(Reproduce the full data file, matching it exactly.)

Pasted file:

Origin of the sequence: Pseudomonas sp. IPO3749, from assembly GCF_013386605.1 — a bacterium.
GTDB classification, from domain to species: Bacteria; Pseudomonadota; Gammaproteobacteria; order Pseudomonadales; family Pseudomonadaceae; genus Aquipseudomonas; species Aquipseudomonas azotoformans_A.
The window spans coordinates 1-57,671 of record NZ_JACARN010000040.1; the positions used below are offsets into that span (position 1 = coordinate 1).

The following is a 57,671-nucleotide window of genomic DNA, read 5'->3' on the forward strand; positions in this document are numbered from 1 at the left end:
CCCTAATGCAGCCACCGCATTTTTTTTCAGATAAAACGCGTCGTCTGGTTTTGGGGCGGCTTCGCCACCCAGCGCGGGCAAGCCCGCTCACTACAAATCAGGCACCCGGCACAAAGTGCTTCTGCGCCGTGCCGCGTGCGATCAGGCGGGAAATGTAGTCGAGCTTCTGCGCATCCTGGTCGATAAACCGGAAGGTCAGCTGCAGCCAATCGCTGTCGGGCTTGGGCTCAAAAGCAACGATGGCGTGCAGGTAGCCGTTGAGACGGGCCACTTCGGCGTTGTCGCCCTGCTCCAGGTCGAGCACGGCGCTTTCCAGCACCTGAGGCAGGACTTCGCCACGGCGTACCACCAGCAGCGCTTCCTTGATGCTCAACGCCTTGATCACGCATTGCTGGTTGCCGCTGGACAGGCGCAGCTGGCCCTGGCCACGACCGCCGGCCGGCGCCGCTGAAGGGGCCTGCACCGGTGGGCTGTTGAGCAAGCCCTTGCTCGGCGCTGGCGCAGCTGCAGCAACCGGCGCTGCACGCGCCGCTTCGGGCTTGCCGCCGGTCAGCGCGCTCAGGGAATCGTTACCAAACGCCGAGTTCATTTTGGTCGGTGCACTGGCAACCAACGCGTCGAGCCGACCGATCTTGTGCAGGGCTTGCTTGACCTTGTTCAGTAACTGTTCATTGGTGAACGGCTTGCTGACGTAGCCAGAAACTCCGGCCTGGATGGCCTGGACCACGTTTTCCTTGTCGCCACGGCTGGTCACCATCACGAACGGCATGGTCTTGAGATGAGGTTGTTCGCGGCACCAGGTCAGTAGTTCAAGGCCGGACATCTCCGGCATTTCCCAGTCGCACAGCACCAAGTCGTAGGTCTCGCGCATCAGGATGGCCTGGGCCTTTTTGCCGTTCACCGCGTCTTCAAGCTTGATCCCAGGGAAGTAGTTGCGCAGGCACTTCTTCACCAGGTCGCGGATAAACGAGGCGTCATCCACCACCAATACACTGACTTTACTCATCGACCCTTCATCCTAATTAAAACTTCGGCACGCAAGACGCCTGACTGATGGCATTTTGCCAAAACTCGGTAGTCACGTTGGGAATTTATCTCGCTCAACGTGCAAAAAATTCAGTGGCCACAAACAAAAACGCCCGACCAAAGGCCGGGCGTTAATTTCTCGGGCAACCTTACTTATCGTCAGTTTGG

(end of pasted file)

Origin of the sequence: Pseudomonas sp. IPO3749, from assembly GCF_013386605.1 — a bacterium.
GTDB classification, from domain to species: Bacteria; Pseudomonadota; Gammaproteobacteria; order Pseudomonadales; family Pseudomonadaceae; genus Aquipseudomonas; species Aquipseudomonas azotoformans_A.
The window spans coordinates 1-57,671 of record NZ_JACARN010000040.1; the positions used below are offsets into that span (position 1 = coordinate 1).

The following is a 57,671-nucleotide window of genomic DNA, read 5'->3' on the forward strand; positions in this document are numbered from 1 at the left end:
CCCTAATGCAGCCACCGCATTTTTTTTCAGATAAAACGCGTCGTCTGGTTTTGGGGCGGCTTCGCCACCCAGCGCGGGCAAGCCCGCTCACTACAAATCAGGCACCCGGCACAAAGTGCTTCTGCGCCGTGCCGCGTGCGATCAGGCGGGAAATGTAGTCGAGCTTCTGCGCATCCTGGTCGATAAACCGGAAGGTCAGCTGCAGCCAATCGCTGTCGGGCTTGGGCTCAAAAGCAACGATGGCGTGCAGGTAGCCGTTGAGACGGGCCACTTCGGCGTTGTCGCCCTGCTCCAGGTCGAGCACGGCGCTTTCCAGCACCTGAGGCAGGACTTCGCCACGGCGTACCACCAGCAGCGCTTCCTTGATGCTCAACGCCTTGATCACGCATTGCTGGTTGCCGCTGGACAGGCGCAGCTGGCCCTGGCCACGACCGCCGGCCGGCGCCGCTGAAGGGGCCTGCACCGGTGGGCTGTTGAGCAAGCCCTTGCTCGGCGCTGGCGCAGCTGCAGCAACCGGCGCTGCACGCGCCGCTTCGGGCTTGCCGCCGGTCAGCGCGCTCAGGGAATCGTTACCAAACGCCGAGTTCATTTTGGTCGGTGCACTGGCAACCAACGCGTCGAGCCGACCGATCTTGTGCAGGGCTTGCTTGACCTTGTTCAGTAACTGTTCATTGGTGAACGGCTTGCTGACGTAGCCAGAAACTCCGGCCTGGATGGCCTGGACCACGTTTTCCTTGTCGCCACGGCTGGTCACCATCACGAACGGCATGGTCTTGAGATGAGGTTGTTCGCGGCACCAGGTCAGTAGTTCAAGGCCGGACATCTCCGGCATTTCCCAGTCGCACAGCACCAAGTCGTAGGTCTCGCGCATCAGGATGGCCTGGGCCTTTTTGCCGTTCACCGCGTCTTCAAGCTTGATCCCAGGGAAGTAGTTGCGCAGGCACTTCTTCACCAGGTCGCGGATAAACGAGGCGTCATCCACCACCAATACACTGACTTTACTCATCGACCCTTCATCCTAATTAAAACTTCGGCACGCAAGACGCCTGACTGATGGCATTTTGCCAAAACTCGGTAGTCACGTTGGGAATTTATCTCGCTCAACGTGCAAAAAATTCAGTGGCCACAAACAAAAACGCCCGACCAAAGGCCGGGCGTTAATTTCTCGGGCAACCTTACTTATCGTCAGTTTGG